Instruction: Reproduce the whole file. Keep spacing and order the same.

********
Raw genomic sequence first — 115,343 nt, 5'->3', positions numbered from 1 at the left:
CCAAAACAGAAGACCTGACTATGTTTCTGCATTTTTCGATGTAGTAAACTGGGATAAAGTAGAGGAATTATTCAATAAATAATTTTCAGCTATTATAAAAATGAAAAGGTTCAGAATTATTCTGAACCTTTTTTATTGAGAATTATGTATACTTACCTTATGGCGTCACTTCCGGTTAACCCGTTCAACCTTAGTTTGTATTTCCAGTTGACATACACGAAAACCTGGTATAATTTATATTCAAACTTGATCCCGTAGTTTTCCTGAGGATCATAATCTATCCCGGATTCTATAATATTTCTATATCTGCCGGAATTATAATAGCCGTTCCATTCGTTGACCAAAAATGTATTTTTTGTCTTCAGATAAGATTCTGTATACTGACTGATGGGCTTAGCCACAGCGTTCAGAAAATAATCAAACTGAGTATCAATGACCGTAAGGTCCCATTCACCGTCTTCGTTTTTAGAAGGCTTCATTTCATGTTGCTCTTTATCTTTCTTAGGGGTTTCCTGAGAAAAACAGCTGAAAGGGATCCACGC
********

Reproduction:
Raw genomic sequence first — 115,343 nt, 5'->3', positions numbered from 1 at the left:
CCAAAACAGAAGACCTGACTATGTTTCTGCATTTTTCGATGTAGTAAACTGGGATAAAGTAGAGGAATTATTCAATAAATAATTTTCAGCTATTATAAAAATGAAAAGGTTCAGAATTATTCTGAACCTTTTTTATTGAGAATTATGTATACTTACCTTATGGCGTCACTTCCGGTTAACCCGTTCAACCTTAGTTTGTATTTCCAGTTGACATACACGAAAACCTGGTATAATTTATATTCAAACTTGATCCCGTAGTTTTCCTGAGGATCATAATCTATCCCGGATTCTATAATATTTCTATATCTGCCGGAATTATAATAGCCGTTCCATTCGTTGACCAAAAATGTATTTTTTGTCTTCAGATAAGATTCTGTATACTGACTGATGGGCTTAGCCACAGCGTTCAGAAAATAATCAAACTGAGTATCAATGACCGTAAGGTCCCATTCACCGTCTTCGTTTTTAGAAGGCTTCATTTCATGTTGCTCTTTATCTTTCTTAGGGGTTTCCTGAGAAAAACAGCTGAAAGGGATCCACGC